Davis was made a permanent Defensive End by Vince Lombardi following that trade, becoming a fixture of the 1960s Packers. Willie Davis played for Green Bay for ten years, making 134 starts in 138 regular-season games. He was also a member of all five of Vince Lombardi’s championship-winning teams.

Willie Davis played for 12 years in the NFL until retiring in 1969. During his career, he played in 162 games which includes a streak of 138 consecutive regular-season starts. He was named to five consecutive Pro Bowls from 1963 to 1967 and also earned All-Pro First Team Honors five times. He went on to be named a member of the NFL’s All-Decade Team of the 1960s. Willie Davis was later inducted into the Pro Football Hall of Fame in 1981, 12 years after retiring from the NFL. Willie Davis was 85 years old.

Football Icon Bobby Mitchell Passes Away

Civil Rights Activist and NFL Hall of Famer Bobby Mitchell passed away Sunday

Bobby Mitchell, the Hall of Fame Halfback/Flanker who became the first black player in the history of the Washington Redskins, passed away yesterday afternoon. He was 84 years old.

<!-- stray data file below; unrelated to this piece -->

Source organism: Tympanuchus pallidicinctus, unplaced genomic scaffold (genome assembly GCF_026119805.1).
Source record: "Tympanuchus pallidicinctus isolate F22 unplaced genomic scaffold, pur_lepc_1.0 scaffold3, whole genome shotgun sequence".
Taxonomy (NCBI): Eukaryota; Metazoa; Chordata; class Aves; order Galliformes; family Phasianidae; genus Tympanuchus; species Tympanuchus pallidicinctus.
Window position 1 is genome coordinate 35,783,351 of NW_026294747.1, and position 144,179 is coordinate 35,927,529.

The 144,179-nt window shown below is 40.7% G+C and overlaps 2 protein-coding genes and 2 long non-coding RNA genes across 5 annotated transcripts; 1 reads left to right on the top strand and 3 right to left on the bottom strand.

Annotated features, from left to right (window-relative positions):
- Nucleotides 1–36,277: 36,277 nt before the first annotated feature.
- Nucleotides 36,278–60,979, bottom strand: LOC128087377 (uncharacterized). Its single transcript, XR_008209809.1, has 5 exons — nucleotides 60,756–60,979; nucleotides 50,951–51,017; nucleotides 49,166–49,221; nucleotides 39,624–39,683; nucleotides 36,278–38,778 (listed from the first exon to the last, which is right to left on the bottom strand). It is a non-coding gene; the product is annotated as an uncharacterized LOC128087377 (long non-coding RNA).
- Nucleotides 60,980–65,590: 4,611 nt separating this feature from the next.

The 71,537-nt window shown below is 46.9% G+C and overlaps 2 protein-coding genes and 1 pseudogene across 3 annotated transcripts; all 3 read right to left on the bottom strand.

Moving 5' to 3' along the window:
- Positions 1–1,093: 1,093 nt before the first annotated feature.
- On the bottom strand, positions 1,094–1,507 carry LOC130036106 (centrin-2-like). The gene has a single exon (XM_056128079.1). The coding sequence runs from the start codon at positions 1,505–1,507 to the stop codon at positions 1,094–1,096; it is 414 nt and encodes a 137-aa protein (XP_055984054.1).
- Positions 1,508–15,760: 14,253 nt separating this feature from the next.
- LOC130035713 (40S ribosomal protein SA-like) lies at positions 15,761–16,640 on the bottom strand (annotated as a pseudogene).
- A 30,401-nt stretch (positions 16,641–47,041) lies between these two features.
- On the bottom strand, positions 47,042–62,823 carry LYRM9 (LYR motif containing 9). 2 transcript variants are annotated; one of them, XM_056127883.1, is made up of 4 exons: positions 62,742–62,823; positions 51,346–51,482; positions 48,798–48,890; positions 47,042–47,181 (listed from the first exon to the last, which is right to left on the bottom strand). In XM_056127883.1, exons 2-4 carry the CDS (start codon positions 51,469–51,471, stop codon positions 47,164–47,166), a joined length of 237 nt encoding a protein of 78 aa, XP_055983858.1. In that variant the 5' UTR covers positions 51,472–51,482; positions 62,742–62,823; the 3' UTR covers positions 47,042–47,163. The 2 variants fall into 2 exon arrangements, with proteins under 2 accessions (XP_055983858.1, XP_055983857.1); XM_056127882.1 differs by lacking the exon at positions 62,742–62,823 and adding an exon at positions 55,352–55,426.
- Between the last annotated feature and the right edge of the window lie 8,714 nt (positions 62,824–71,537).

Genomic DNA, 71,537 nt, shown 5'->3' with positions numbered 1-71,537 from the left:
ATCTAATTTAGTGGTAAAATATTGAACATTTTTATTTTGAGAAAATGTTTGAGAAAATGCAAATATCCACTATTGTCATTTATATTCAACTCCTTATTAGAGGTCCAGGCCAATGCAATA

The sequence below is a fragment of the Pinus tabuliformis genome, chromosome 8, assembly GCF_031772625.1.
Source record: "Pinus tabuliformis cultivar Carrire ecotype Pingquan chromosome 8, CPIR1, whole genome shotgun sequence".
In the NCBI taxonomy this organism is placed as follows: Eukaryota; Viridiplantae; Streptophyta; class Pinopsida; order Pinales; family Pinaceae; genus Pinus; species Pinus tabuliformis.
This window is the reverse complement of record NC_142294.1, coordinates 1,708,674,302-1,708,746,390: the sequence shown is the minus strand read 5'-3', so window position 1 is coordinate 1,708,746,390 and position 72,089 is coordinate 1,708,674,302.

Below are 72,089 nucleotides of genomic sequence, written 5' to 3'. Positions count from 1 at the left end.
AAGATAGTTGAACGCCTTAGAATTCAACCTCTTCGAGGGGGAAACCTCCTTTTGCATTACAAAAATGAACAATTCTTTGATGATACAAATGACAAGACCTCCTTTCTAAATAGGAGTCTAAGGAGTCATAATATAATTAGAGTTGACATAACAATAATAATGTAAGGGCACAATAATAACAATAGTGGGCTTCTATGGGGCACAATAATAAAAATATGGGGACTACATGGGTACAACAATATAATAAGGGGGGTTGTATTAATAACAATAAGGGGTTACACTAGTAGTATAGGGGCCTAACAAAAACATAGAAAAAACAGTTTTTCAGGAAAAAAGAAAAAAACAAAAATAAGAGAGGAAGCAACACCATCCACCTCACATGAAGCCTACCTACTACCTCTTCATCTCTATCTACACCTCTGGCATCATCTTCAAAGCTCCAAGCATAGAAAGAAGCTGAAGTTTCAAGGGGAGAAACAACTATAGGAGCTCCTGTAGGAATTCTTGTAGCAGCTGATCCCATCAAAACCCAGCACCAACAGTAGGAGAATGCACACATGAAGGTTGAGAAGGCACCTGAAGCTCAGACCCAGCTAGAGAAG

In a tweet, the Washington Redskins said, “Bobby Mitchell will absolutely be remembered for his play on the field. But he should be equally celebrated for his dedicated activism off the field to pave the way for generations to come.”

Redskins’ Owner Dan Snyder also released a statement saying, “I was extremely saddened to hear the news about the passing of the great Bobby Mitchell. Bobby was a Hall of Fame player and executive and represented the Washington Redskins organization with integrity for over 50 years. His passion for the game of football was unmatched by anyone I have ever met. Not only was he one of the most influential individuals in franchise history, but he was also one of the greatest men I have ever known. He was a true class act and will be sorely missed. Our thoughts and prayers are with his wife Gwen and the entire Mitchell family during this time.”

Mitchell played in the NFL from 1958-1968. He spent the first three years of his career with the Cleveland Browns and then was traded to the Washington Redskins for the rights to RB Ernie Davis. Mitchell was one of three black players on the Washington Redskins’ roster in 1962, making them the last team in the NFL to be fully integrated. After Mitchell retired from playing in 1968, he joined Washington’s front office in 1969 and remained a fixture in the Redskins’ organization until 2003, when he stepped away from the game.

Bobby Mitchell played 11 seasons in the NFL and accumulated 14,078 total net yards during his career. When he retired, Mitchell had wracked up the second most career net yards in NFL history. He was named to the All-NFL team three times and was elected to four Pro Bowls. Mitchell was eventually inducted into the Pro Football Hall Of Fame in 1983.